Boards can avoid getting bogged down in administrative details by focusing on the big picture. Four areas for which boards have particular responsibility:
■ Recruitment of students, staff, and especially faculty.
■ Assessment of the school's overall performance.
■ Overcoming barriers - and not just physical barriers like curbs - that impede full participation.
■ Ensuring that the budget reflects a school's stated priorities.
The board needs to be certain that qualified students, staff, faculty, administrators, and board members who have disabilities are recruited with the same intentionality as other underrepresented groups in theological education. While student recruitment is not within the purview of the board, board members should encourage that students with disabilities be recruited with the same enthusiasm and care as other students. Thus the policy statement declares that "[s]tudents with disabilities should apply for admission under the same guidelines and careful screening as other students to determine whether they have the gifts and readiness for life and learning in a theological community and for future religious leadership."
Thomas Graves, the retired Baptist seminary president, was chair of the task force that drafted the policy statement. He points out that students and faculty members with disabilities are a powerful source of theological insight and understanding through their interactions with others on the campus. "Boards need to think beyond the important issue of student recruitment," he says, adding that faculty appointments, staff positions, and openings on the board itself should involve a conscious effort to enlist persons with disabilities.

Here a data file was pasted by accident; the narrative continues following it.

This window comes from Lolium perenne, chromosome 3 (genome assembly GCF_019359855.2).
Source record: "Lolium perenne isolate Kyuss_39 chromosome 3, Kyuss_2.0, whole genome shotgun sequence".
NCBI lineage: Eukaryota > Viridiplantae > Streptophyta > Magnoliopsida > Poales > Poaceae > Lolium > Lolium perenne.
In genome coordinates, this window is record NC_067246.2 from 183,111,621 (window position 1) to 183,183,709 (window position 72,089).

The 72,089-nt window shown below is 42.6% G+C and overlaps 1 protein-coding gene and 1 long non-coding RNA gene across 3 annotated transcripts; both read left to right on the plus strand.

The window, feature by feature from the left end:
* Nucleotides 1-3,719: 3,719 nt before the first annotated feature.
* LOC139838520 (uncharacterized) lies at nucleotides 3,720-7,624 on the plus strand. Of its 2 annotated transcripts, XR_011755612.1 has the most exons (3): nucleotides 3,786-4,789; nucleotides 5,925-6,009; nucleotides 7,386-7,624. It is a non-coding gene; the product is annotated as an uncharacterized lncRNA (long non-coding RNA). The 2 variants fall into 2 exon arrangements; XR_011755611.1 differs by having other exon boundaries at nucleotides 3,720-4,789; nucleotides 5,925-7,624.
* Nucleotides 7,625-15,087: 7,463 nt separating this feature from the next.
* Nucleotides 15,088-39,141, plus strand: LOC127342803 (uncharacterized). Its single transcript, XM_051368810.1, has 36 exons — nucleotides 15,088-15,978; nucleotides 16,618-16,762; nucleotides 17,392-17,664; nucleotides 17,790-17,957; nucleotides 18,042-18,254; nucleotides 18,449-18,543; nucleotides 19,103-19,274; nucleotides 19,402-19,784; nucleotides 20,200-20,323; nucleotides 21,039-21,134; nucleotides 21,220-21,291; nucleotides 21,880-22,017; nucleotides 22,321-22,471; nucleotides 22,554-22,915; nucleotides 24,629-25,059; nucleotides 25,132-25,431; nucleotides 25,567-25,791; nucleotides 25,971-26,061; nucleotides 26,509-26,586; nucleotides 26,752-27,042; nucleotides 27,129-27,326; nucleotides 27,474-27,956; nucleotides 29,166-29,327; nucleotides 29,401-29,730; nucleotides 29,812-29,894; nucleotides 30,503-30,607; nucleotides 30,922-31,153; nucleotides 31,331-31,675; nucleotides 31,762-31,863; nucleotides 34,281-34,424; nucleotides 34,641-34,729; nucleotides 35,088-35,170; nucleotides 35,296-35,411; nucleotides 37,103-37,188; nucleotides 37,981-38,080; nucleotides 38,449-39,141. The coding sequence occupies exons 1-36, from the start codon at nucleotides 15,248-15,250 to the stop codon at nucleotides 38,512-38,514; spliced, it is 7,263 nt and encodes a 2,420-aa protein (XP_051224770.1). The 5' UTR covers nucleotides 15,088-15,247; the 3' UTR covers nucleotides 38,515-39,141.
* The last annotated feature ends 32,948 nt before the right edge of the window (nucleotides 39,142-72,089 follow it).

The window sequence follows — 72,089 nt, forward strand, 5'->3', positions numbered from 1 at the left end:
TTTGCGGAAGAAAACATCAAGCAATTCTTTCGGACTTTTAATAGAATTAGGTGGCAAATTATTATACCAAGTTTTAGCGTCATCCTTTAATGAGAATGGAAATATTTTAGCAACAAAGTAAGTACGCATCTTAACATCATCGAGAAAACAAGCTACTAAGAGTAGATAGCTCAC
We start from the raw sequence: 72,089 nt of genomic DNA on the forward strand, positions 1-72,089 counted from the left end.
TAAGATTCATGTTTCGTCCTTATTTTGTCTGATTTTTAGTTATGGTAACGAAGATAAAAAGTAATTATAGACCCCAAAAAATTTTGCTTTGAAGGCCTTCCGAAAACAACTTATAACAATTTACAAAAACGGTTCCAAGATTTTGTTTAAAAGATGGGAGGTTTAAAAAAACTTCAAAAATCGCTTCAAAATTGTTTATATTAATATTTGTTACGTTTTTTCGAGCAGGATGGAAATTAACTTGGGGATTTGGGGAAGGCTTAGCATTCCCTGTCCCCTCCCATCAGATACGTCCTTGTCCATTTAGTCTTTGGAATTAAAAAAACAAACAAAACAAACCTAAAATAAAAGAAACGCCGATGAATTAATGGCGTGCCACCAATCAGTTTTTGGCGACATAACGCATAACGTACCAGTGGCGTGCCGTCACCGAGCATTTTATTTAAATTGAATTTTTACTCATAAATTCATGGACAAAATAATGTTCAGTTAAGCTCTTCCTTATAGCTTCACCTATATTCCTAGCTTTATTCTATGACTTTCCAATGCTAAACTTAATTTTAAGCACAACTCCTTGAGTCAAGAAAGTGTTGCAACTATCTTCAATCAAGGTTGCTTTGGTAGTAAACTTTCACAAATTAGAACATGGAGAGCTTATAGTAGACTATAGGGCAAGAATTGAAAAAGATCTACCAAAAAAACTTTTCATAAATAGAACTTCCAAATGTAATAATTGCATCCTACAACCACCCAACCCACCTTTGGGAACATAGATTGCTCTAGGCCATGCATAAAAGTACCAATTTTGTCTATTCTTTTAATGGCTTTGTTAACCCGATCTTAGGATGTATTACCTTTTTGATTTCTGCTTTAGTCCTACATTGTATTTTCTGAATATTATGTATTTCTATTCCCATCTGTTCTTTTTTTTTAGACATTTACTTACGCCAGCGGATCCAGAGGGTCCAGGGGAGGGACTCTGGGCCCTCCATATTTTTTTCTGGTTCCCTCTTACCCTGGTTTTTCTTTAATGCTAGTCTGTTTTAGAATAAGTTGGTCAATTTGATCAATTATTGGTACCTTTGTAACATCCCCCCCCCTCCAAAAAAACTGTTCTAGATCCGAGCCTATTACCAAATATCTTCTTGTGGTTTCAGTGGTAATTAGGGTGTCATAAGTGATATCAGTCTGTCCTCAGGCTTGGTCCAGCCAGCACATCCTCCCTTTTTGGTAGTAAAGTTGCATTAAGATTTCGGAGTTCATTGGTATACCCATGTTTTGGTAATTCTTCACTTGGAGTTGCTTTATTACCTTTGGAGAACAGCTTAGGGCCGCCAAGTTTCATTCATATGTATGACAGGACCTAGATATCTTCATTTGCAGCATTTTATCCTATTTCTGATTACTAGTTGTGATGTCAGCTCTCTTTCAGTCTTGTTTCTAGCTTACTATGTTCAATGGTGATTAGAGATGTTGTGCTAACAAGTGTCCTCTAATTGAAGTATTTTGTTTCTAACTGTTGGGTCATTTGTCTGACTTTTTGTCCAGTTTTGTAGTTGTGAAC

Graves also cautions that if the board oversees assessment, it needs to examine disability issues as well. "We know how pervasive assessment has become as an expectation in higher education," he says. "I believe it is the responsibility of the board to ensure that the school has processes and procedures in place for including the contributions and responding to the needs of persons with disabilities." Other questions the board might ask:
Does the curriculum include issues related to disability?
How are ministerial students formed for effective ministry to and with the disabled persons they will encounter in their congregations?
How successful has the school been in recruiting persons with disabilities?
If we have more people with disability in our classes and on campus, can we measure the impact on our graduates' work?
The most obvious obstacles to full participation that people with physical disabilities face are literal barriers like stairs and curbs. Naturally, following best practices in this area means installing curb cuts, reserving parking spaces, adding handrails and ramps, removing fixed seats in the chapel to open up wheelchair spaces, modifying restrooms, and providing assistive technologies. A disability audit may raise other, less obvious obstacles that require attention. Changing the location where a class meets, being careful to schedule events in accessible venues, and creating worship spaces that are inviting to everyone may carry no financial cost at all and may nevertheless demonstrate a school's good intentions. Above all, clear guidelines and procedures should be established so that staff and faculty know how to respond to requests for special services.